Pope appoints Sri Lankan as Secretary of Vatican’s inter-religious dialogue body

Pope Francis on July 3 appointed Sri Lankan priest, Msgr. Indunil Janakaratne Kodithuwakku Kankanamalage as Secretary of the Vatican’s Pontifical Council for Interreligious Dialogue. The 52-year-old monsignor has been serving as the Under-secretary of the Council since 2012.

Msgr. Indunil Janakaratne Kodithuwakku Kankanamalage.

Pope Francis on Wednesday appointed a Sri Lankan as the Secretary of the Vatican’s Pontifical Council for Interreligious Dialogue (PCID).  Msgr. Indunil Janakaratne Kodithuwakku Kankanamalage, currently the under-secretary of the Council, is a member of the clergy of the Diocese of Badulla, Sri Lanka.

Msgr. Indunil was born in 1966 of a Buddhist mother who converted on marrying a Catholic.  Two years after his priestly ordination in the Diocese of Badulla on 16 December 2000, he was sent to Rome where he obtained a doctorate in missiology from the Pontifical Urban University.   The university later hired him as a professor at its Faculty of Missiology.

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Abraham Lincoln Bible surfaces, offers clues to his religious beliefs

Interfaith growth and development involve not only occasions of interreligious encounter and affirmation, but also involve delving deeper into each, specific religious path, sometimes my own faith, sometimes the faith of others.

In interfaith encounters and spaces, especially in the West, there often tends to be great breadth and embrace for every world religion, but suddenly doors shut when Christianity steps into the spotlight. Knee-jerk reactions immediately suspect bias or proselytization. 

This is a habit and reaction we must come to transcend and overcome. It always should arouse in us interest and a supportive mind, whenever we have the chance to learn about any religious or spiritual tradition. 

This article examines and inquires into a fascinating part of religious and United States history, looking at a rare artifact, and seeking insights into the spiritual path of a modern figure who changed the course of history, and shone a light onto the path of human equality (Frank Kaufmann, President, IRFWP)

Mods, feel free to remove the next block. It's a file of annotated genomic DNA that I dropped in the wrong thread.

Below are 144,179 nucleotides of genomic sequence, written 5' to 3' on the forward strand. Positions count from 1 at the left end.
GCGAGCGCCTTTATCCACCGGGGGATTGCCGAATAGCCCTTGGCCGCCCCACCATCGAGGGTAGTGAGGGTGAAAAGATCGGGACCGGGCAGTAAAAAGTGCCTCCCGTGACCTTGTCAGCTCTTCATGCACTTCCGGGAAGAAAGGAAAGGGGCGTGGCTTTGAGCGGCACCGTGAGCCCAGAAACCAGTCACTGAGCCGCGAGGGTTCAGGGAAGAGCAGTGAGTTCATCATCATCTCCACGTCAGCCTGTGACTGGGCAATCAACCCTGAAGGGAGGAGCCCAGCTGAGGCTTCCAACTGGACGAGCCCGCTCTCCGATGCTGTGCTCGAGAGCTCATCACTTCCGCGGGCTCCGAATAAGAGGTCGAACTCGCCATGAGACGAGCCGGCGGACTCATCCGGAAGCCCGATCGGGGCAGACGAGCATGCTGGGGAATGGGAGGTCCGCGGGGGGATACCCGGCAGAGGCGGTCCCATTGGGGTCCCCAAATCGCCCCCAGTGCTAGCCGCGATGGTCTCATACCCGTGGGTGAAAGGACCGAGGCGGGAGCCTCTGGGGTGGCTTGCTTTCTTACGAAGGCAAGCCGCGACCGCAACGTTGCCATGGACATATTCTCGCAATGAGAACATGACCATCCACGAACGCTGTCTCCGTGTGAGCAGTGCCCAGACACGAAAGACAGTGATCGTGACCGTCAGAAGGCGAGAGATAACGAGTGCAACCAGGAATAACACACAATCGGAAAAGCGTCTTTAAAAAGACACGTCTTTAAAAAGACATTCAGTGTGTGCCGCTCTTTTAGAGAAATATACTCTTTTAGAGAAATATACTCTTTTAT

President Abraham Lincoln’s 150-year-old Bible was gifted to his neighbor, Rev. Noyes W. Miner, by his widowed wife, Mary. Miner’s family has passed it down and recently donated it so the public can now view it. (Abraham Lincoln Presidential Library & Museum)

She wrote that Miner was “a friend very much beloved by my husband” and historians speculate the former first lady gave the Bible to Miner as a way to protect her husband’s legacy as she had angrily rejected assertions that he was an atheist.

Miner once wrote that Lincoln “believed not only in the overwhelming Providence of God, but in the divinity of the Sacred Scriptures” and that the first lady told him at Ford’s Theater that Lincoln was planning a post-White House visit to Jerusalem to “see the places hallowed by the footsteps of the Saviour.”

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International Conference on Cohesive Societies to discuss issues surrounding faith, identity and cohesion

SINGAPORE – In May last year, President Halimah Yacob put forward the idea of a unique interfaith forum with the status and prestige of the Shangri-La Dialogue, and a mission to promote understanding between different communities.

President Halimah Yacob at the International Conference on Cohesive Societies on June 19, 2019.ST PHOTO: KELVIN CHNG

The event aims to be a platform for conversations on strengthening interfaith understanding and developing new ideas to foster greater harmony in societies.

The conference is attended by around 1,000 delegates from close to 40 countries. They include academics, government officials and members of religious and civil society groups, who will discuss broader issues surrounding faith, identity, and cohesion.

Participants will also take part in workshops to discuss topics such as overcoming hate, faith and technology, and global peace-building efforts.

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Read this related article here:

President Halimah underlines need to engage with diversity, strengthen social cohesion


President Halimah Yacob meeting young people working to address challenges of social cohesion in their communities.ST PHOTO: KELVIN CHNG



Interfaith Girl Scouts Combat Hate

Photo courtesy of the Interfaith Girl Scouts of Southeastern Michigan

Brenda Rosenberg, native Detroiter and interfaith activist, is the Jewish liaison to the Interfaith Girl Scouts of Southeastern Michigan. This group not only works to combat hatred among independent cultural groups starting at young ages, but also aims to develop myriad events meant to bring young girls with different backgrounds together.